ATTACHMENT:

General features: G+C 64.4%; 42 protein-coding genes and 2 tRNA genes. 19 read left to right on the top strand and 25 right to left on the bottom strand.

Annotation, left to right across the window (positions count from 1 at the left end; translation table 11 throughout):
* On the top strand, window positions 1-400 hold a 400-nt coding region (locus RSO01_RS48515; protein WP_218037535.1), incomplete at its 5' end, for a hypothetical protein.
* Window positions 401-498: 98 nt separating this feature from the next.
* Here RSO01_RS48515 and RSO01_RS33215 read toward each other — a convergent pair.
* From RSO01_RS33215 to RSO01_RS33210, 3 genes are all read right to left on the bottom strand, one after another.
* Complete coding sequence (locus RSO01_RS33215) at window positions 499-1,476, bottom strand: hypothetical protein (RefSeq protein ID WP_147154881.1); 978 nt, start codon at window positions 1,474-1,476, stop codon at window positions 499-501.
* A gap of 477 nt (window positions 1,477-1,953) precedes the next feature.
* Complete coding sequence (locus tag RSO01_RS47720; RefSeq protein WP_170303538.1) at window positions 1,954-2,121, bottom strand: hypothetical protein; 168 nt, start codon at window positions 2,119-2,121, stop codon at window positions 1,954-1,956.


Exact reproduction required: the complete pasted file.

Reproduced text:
General features: G+C 64.4%; 42 protein-coding genes and 2 tRNA genes. 19 read left to right on the top strand and 25 right to left on the bottom strand.

Annotation, left to right across the window (positions count from 1 at the left end; translation table 11 throughout):
* On the top strand, window positions 1-400 hold a 400-nt coding region (locus RSO01_RS48515; protein WP_218037535.1), incomplete at its 5' end, for a hypothetical protein.
* Window positions 401-498: 98 nt separating this feature from the next.
* Here RSO01_RS48515 and RSO01_RS33215 read toward each other — a convergent pair.
* From RSO01_RS33215 to RSO01_RS33210, 3 genes are all read right to left on the bottom strand, one after another.
* Complete coding sequence (locus RSO01_RS33215) at window positions 499-1,476, bottom strand: hypothetical protein (RefSeq protein ID WP_147154881.1); 978 nt, start codon at window positions 1,474-1,476, stop codon at window positions 499-501.
* A gap of 477 nt (window positions 1,477-1,953) precedes the next feature.
* Complete coding sequence (locus tag RSO01_RS47720; RefSeq protein WP_170303538.1) at window positions 1,954-2,121, bottom strand: hypothetical protein; 168 nt, start codon at window positions 2,119-2,121, stop codon at window positions 1,954-1,956.